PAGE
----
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the teaching of the gospel. At a particular point in life two men had the power to turn to the right or to the left. One turned to the right: he sought God by prayer, and found Him, and went forward in peace. The other turned to the left, and met with an event divinely predestinated and mercifully calculated to affect his mind, and to open his eyes to the future consequences of his present wandering from the truth. “Except ye repent,” said Christ, " ye shall also likewise perish.”. The goodness of God (St. Paul teacheth) leadeth to repentance. Thus, although the natural condition of man, ψυχικός άνθρωπος, is not

* Luke xiii. 1. 5. Vide Deut. xxxvii., xxxviii. and the second commandment. Hence the Jews said to the blind man, “ Thou wast altogether born in sins.” John ix. 34. They believed that obedience and disobedience were respectively rewarded and punished with blessings and curses. The notes of the commentators on Luke xiii. 1-5. and John ix. and xi. are very unsatisfactory. I would venture, but with diffidence, to suggest, that our blessed Saviour expressly taught in them, the contrary doctrine to that held by the Jews on what is now called moral rewards and punishments. The Jews supposed the blindness of one man and the death of others were in consequence of their sin, or disobedience, or immorality. Christ said, “ Nay." And then He taught the design of such calamities ; namely, that the works of God should be made manifest, John ix. 3.: for the glory of God, John xi. 4. ; and to lead men to repentance, Luke xiii. 3. Are not these the "secret things” mentioned after the promise of blessings, and denunciation of curses, and the exhortation to obedience, Deut. xxix. 29. ?

t Rom. ii. 4. xi. 22.


analogous to his spiritual condition, there is a design in it of far more importance than a moral theory; teaching him that he cannot love and obey his God of his own natural and moral powers. And thus the law acts as a schoolmaster *; instructing the heart in its own weakness; shewing it the emptiness of all worldly institutions, and the spiritual folly of earthly wisdom. And thus the gospel strives to accomplish in us the great design of natural life, namely, to send us to Christ for salvation.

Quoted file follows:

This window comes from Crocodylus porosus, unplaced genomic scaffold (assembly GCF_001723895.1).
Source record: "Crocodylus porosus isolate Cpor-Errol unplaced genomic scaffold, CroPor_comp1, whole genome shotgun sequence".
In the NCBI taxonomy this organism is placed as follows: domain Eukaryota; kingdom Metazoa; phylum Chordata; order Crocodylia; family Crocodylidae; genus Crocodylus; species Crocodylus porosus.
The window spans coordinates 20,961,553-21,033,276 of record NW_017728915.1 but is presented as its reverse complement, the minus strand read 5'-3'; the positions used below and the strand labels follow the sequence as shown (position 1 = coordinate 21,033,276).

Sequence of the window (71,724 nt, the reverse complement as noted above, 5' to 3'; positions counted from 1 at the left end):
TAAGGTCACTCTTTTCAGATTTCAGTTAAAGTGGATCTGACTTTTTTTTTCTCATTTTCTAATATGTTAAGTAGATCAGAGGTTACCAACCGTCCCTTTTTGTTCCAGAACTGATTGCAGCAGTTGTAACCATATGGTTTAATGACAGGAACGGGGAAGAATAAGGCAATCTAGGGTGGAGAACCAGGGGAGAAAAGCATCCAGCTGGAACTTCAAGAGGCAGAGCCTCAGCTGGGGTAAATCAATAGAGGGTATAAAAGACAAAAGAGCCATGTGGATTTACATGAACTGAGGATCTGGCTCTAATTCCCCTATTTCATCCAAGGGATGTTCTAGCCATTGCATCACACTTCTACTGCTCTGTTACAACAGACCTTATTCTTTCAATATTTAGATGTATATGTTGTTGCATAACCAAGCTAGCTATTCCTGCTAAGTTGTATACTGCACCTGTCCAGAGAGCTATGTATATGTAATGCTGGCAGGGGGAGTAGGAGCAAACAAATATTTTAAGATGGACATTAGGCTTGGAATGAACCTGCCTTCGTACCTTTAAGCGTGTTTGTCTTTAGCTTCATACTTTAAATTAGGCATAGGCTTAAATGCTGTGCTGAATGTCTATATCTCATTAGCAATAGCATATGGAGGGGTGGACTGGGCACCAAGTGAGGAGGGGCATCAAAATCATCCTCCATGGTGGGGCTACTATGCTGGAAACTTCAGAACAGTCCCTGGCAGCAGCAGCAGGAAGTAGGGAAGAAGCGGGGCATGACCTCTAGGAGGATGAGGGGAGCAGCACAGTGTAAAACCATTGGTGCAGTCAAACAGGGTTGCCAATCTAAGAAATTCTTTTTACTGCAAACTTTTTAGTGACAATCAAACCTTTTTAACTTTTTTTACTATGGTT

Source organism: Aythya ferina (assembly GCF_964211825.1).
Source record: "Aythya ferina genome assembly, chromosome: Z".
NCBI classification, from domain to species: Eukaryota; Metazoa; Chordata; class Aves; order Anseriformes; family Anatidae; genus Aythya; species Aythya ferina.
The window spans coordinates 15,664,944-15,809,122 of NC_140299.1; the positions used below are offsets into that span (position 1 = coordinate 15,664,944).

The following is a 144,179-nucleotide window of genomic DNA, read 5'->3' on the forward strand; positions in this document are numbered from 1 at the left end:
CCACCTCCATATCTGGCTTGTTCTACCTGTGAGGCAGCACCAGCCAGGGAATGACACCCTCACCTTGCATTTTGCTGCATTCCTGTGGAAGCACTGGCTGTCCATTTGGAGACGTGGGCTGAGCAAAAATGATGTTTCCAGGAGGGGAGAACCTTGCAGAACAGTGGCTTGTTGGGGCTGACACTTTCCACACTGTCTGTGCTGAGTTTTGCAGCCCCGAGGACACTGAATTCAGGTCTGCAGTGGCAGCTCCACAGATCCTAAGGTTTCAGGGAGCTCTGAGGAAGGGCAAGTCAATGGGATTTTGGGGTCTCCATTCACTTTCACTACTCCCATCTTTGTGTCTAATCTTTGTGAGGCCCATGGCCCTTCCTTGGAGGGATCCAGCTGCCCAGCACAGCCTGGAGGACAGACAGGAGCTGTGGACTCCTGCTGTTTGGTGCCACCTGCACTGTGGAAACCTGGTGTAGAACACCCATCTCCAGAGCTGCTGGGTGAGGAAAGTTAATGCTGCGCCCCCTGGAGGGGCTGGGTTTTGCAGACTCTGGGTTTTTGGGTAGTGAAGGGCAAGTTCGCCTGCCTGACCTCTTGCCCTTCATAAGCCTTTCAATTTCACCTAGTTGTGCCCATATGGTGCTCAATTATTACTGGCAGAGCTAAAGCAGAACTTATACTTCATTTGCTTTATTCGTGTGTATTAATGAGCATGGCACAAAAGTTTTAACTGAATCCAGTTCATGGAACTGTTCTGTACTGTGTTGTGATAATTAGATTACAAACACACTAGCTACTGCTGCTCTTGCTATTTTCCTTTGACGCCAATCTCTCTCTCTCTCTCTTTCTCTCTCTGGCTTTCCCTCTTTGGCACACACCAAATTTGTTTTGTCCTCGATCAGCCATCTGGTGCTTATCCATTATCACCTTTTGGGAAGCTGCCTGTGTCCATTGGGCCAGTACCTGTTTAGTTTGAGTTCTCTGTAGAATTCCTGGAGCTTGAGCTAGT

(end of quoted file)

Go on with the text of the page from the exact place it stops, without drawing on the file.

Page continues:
I am, &c.

* Gal. y. 24.




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1824. SUFFER me to claim your attention to the conclusion of my remarks on the interesting and important subject of a moral nature.

Dr. Paley, treading in the steps of Locke, makes the Scriptures to be a part of moral philosophy*; but again, with much indistinctness of thought, defines virtue, “ The doing good to mankind in obedience to the will of God, and for the sake of everlasting happiness.”+

Two apostles use the word ågetvirtus, but not in the sense of the above definition. The translators of St. Mark and St. Luke make it synonymous with dúvapis, potentia, vis †; and Cicero writes, " Virtus est affectio animi constans, conveniensque, laudabiles efficiens eos in quibus est;" and again, 6 Virtus in tempestate quieta est, et lucet in tenebris, et pulsa loco manet tamen, atque hæret in patriâ, splendetque per sese semper, nec alienis unquam sordibus obsolescit.” Whence it appears that the word

* Principles, &c. 1 vol. 1. + Ib. 42. # Mark v. 30. Luke vi. 19. Ib. viii. 46.

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